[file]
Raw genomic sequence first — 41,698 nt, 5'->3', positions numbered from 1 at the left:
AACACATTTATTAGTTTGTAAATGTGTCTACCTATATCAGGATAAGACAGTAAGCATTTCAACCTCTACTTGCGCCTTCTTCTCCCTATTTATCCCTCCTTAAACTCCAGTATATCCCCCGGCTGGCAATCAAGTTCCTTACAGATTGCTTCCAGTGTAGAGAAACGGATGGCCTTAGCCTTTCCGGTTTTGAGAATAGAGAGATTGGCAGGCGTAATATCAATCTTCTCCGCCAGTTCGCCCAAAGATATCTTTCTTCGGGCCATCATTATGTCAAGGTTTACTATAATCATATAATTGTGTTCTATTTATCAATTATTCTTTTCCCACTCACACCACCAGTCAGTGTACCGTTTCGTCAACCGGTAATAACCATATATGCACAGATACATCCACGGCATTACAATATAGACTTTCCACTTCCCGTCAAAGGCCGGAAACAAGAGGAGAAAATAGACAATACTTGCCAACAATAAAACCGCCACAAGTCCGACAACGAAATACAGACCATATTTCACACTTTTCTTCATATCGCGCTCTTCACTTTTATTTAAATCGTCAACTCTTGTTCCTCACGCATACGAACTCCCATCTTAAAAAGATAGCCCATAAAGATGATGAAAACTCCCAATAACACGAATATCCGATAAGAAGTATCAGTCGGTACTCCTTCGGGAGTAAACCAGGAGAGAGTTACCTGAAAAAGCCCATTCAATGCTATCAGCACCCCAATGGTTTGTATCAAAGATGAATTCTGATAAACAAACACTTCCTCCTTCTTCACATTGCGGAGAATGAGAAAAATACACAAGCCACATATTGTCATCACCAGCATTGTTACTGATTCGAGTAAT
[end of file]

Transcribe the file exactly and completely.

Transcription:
Raw genomic sequence first — 41,698 nt, 5'->3', positions numbered from 1 at the left:
AACACATTTATTAGTTTGTAAATGTGTCTACCTATATCAGGATAAGACAGTAAGCATTTCAACCTCTACTTGCGCCTTCTTCTCCCTATTTATCCCTCCTTAAACTCCAGTATATCCCCCGGCTGGCAATCAAGTTCCTTACAGATTGCTTCCAGTGTAGAGAAACGGATGGCCTTAGCCTTTCCGGTTTTGAGAATAGAGAGATTGGCAGGCGTAATATCAATCTTCTCCGCCAGTTCGCCCAAAGATATCTTTCTTCGGGCCATCATTATGTCAAGGTTTACTATAATCATATAATTGTGTTCTATTTATCAATTATTCTTTTCCCACTCACACCACCAGTCAGTGTACCGTTTCGTCAACCGGTAATAACCATATATGCACAGATACATCCACGGCATTACAATATAGACTTTCCACTTCCCGTCAAAGGCCGGAAACAAGAGGAGAAAATAGACAATACTTGCCAACAATAAAACCGCCACAAGTCCGACAACGAAATACAGACCATATTTCACACTTTTCTTCATATCGCGCTCTTCACTTTTATTTAAATCGTCAACTCTTGTTCCTCACGCATACGAACTCCCATCTTAAAAAGATAGCCCATAAAGATGATGAAAACTCCCAATAACACGAATATCCGATAAGAAGTATCAGTCGGTACTCCTTCGGGAGTAAACCAGGAGAGAGTTACCTGAAAAAGCCCATTCAATGCTATCAGCACCCCAATGGTTTGTATCAAAGATGAATTCTGATAAACAAACACTTCCTCCTTCTTCACATTGCGGAGAATGAGAAAAATACACAAGCCACATATTGTCATCACCAGCATTGTTACTGATTCGAGTAAT